Does the arXiv lead to higher citations and reduced publisher downloads for mathematics articles? -- article by Philip M. Davis, Michael J. Fromerth
Does the arXiv lead to higher citations and reduced publisher downloads for mathematics articles?
Authors: Philip M. Davis, Michael J. Fromerth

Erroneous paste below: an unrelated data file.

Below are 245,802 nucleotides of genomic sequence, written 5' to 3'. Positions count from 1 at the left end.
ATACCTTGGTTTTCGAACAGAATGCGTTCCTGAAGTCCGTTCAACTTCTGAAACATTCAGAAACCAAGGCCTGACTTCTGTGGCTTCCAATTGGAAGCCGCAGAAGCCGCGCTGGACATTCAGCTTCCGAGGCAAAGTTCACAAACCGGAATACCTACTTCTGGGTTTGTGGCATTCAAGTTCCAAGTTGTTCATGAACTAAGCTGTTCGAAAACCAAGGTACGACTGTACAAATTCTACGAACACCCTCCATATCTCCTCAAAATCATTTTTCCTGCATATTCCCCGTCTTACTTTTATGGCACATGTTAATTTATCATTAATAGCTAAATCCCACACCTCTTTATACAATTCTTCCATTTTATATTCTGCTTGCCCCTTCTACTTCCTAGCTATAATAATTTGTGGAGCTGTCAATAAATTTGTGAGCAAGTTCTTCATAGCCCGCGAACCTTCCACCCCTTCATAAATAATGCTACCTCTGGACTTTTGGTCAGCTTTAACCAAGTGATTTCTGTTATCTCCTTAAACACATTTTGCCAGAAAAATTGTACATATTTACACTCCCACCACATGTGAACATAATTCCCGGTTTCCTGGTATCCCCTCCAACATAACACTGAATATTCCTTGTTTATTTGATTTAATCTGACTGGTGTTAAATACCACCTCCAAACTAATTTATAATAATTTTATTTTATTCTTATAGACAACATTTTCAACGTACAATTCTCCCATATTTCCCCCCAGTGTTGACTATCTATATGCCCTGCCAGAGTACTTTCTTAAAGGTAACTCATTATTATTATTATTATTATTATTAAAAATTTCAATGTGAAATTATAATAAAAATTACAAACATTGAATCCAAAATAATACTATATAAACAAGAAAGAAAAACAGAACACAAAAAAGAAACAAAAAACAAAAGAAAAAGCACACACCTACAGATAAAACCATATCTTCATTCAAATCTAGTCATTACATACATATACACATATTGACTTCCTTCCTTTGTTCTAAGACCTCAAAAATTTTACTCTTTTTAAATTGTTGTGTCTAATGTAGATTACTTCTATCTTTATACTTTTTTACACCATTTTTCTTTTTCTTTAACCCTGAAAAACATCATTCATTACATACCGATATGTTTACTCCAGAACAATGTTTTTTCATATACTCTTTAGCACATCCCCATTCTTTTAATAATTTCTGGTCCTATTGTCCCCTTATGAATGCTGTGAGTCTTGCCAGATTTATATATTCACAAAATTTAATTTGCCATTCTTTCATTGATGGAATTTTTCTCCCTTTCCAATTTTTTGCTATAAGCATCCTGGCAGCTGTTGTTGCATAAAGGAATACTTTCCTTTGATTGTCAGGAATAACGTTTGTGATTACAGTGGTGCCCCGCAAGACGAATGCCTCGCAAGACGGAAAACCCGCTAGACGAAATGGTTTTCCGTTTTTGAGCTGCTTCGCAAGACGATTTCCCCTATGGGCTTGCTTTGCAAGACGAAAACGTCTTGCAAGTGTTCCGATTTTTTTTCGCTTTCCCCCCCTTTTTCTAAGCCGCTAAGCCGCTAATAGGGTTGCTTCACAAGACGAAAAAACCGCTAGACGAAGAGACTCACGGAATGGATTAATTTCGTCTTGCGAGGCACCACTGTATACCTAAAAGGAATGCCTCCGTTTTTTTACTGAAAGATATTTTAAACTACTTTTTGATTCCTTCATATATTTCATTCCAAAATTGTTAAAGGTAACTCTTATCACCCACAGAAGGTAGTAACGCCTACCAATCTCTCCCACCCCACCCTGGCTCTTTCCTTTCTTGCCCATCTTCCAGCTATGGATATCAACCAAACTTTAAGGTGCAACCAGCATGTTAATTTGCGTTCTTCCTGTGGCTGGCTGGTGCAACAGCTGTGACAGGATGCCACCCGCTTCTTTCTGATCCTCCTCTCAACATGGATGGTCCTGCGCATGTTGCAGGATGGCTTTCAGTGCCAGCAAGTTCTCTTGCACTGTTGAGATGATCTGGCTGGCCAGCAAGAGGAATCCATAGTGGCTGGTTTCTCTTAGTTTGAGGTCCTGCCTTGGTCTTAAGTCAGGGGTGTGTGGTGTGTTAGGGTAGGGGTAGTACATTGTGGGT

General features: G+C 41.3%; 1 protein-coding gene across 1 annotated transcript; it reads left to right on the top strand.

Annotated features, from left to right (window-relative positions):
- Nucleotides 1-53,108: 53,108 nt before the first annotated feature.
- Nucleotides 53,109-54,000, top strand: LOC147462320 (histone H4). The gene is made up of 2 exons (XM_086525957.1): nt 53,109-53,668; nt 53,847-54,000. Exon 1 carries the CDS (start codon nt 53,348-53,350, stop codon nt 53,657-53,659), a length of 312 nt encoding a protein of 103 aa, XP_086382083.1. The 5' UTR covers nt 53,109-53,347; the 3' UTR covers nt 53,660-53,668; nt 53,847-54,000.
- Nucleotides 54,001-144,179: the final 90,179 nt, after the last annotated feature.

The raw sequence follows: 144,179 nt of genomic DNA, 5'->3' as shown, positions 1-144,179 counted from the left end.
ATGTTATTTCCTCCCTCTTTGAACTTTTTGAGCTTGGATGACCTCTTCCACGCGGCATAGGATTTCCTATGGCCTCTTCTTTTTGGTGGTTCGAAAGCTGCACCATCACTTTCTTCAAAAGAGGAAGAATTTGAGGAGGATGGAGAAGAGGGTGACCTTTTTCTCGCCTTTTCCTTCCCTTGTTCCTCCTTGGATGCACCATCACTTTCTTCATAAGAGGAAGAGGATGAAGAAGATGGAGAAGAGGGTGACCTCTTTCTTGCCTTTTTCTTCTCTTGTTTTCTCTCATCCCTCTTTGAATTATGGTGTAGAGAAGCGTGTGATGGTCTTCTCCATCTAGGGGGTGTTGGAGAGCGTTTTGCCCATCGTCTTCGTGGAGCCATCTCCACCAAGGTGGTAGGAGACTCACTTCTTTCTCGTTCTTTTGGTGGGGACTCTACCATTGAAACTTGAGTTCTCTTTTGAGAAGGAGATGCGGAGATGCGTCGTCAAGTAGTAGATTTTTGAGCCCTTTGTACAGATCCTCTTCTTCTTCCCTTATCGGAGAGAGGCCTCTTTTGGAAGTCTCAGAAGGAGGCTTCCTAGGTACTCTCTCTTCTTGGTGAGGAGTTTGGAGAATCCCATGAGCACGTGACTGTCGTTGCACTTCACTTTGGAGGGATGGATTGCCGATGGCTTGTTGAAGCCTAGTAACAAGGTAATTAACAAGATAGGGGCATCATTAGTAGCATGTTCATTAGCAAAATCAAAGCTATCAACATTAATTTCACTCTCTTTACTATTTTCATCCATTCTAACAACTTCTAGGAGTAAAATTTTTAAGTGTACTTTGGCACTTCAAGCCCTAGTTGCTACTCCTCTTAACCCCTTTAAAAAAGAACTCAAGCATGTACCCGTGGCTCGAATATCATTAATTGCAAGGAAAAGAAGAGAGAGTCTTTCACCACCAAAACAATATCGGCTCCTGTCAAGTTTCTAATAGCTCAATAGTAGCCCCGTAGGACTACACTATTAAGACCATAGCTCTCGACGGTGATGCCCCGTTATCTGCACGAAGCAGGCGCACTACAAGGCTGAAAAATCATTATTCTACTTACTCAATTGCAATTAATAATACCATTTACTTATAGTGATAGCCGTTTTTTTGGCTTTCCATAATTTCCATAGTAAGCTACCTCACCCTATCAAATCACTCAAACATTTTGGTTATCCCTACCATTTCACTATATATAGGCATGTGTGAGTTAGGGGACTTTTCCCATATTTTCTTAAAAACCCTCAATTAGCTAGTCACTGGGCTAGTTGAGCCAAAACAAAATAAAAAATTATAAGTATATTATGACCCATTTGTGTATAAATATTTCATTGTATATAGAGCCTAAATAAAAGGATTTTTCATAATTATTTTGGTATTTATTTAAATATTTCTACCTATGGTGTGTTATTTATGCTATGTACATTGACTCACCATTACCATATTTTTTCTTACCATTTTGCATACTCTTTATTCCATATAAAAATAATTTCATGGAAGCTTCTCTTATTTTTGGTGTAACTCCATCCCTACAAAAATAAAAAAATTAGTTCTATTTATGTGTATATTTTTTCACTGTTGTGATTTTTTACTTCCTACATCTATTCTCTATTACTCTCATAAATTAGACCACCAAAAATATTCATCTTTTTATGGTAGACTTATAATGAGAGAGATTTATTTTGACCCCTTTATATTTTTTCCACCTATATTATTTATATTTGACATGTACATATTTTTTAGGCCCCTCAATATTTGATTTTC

An analysis of 2,765 articles published in four math journals from 1997 to 2005 indicated that articles deposited in the arXiv received 35% more citations on average than non-deposited articles (an advantage of about 1.1 citations per article), and that this difference was most pronounced for highly-cited articles. The most plausible explanation is not Open Access or Early View, but Self-Selection, which has led to higher quality articles being deposited in the arXiv. Yet in spite of their citation advantage, arXiv-deposited articles received 23% fewer downloads from the publisher's website (about 10 fewer downloads per article) in all but the most recent two years after publication. The data suggest that arXiv and the publisher's website may be fulfilling distinct functional needs of the reader.